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Story: Tsunamis

Because of its long, exposed coastline, New Zealand is vulnerable to destructive waves that periodically surge onto its shores. Since the catastrophic Indian Ocean tsunami of 2004 and east Japan tsunami of 2011, there has been a sharpened awareness of the dangers.

Story by Eileen McSaveney
Main image: Water pouring into Lyttelton dry dock during the 1960 tsunami

Story Summary

All images & media in this story

What is a tsunami?

A tsunami is a series of broad waves in the sea (and sometimes in a lake). The cause is a movement on the sea floor – from an earthquake, a volcano erupting, or a landslide. Spreading like ripples from a stone thrown into a pond, they move outwards, travelling as fast as a jet aircraft. 

Impact on land

When they reach shallow water the waves slow down, but they become higher, sometimes 20 metres or more. They can be like a wall of water that crashes, or fast-rising water levels. They rush far inland for many minutes, moving faster than you can run. People caught by the waves often drown, or are killed by debris, and buildings are destroyed.

Tsunamis in the Pacific

Tsunamis can occur in any ocean. But most of them happen in the Pacific Ocean, triggered by the earthquakes and volcanoes there. Tsunamis over a metre high reach New Zealand about 12 times every century.

Some New Zealand tsunamis

  • In the 15th century, tsunamis may have forced many Māori to move inland from the coast. A massive wave wiped out an entire village on D’Urville Island.
  • In 1855, after a powerful earthquake, water in Wellington Harbour spilled on to Lambton Quay as the land moved and the harbour tilted. Large tsunami waves also rushed in from Cook Strait, at times leaving ships grounded on the harbour bottom.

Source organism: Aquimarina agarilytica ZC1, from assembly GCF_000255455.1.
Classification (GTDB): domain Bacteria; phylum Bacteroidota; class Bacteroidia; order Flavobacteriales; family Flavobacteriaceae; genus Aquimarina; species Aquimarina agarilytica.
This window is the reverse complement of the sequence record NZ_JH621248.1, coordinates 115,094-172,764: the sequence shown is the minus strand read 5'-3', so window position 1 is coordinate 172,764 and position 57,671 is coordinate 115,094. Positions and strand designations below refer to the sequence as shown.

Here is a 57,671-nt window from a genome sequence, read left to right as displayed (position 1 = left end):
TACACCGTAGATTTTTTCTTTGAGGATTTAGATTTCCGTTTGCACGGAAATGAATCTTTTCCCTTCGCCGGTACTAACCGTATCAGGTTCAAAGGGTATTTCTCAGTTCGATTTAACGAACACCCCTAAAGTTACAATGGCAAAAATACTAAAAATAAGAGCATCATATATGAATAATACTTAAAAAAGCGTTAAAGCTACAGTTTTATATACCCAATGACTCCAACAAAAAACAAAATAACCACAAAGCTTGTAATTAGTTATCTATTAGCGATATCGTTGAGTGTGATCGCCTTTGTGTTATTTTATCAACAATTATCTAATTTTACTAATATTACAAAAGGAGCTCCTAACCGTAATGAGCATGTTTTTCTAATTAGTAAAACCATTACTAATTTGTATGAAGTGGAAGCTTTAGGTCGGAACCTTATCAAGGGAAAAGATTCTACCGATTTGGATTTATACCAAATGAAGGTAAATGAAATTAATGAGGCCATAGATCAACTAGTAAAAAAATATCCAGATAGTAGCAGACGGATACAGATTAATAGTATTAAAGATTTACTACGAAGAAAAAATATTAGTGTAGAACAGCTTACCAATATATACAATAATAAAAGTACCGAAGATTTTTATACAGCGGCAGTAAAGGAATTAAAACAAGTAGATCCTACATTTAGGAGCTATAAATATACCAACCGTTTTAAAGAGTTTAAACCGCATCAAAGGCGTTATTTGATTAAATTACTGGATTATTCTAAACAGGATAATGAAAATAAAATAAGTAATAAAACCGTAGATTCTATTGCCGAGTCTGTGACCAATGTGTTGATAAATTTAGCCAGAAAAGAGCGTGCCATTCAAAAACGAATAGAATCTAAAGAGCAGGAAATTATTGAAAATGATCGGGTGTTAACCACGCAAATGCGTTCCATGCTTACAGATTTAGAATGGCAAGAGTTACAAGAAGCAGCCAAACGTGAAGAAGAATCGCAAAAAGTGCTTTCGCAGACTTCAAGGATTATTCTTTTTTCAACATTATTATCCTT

• A local earthquake at Gisborne in 1947 caused a tsunami 30 minutes later. A 10-metre wave smashed a cottage, but no-one was killed.
  • In 1960, a powerful earthquake caused a tsunami that killed thousands of people in Chile and across the Pacific. Boats, houses, and animals were lost as waves hit New Zealand's east coast. A few days later, coastal schools were closed and thousands of people moved inland when a tsunami was feared after a major aftershock of the earthquake.
  • A magnitude 7.8 earthquake near Kaikōura in 2016 caused minor tsunami along the east coast of New Zealand. The largest onshore waves, 6-7 metres, were recorded at Goose Bay, south of Kaikōura.

Warning of distant tsunamis

It could take 12 to 15 hours for a wave from a South American earthquake to arrive in New Zealand. The Pacific Tsunami Warning Center in Hawaii tells New Zealand if a tsunami is expected. Radio, television and internet announcements, phone text messages, and sirens warn people to move away from the coast.

Local tsunamis

If an earthquake near New Zealand triggers a tsunami, there may not be time for an official warning or sirens. If you are on the coast during an earthquake that is strong or lasts longer than a minute, hear unusual noises from the sea or see water rising or receding from the shore, move immediately to the nearest high ground or as far inland as possible.

How to cite this page:

Eileen McSaveney, 'Tsunamis', Te Ara - the Encyclopedia of New Zealand, http://www.TeAra.govt.nz/en/tsunamis (accessed 22 November 2017)

Story by Eileen McSaveney, published 12 Jun 2006, reviewed & revised 1 Aug 2017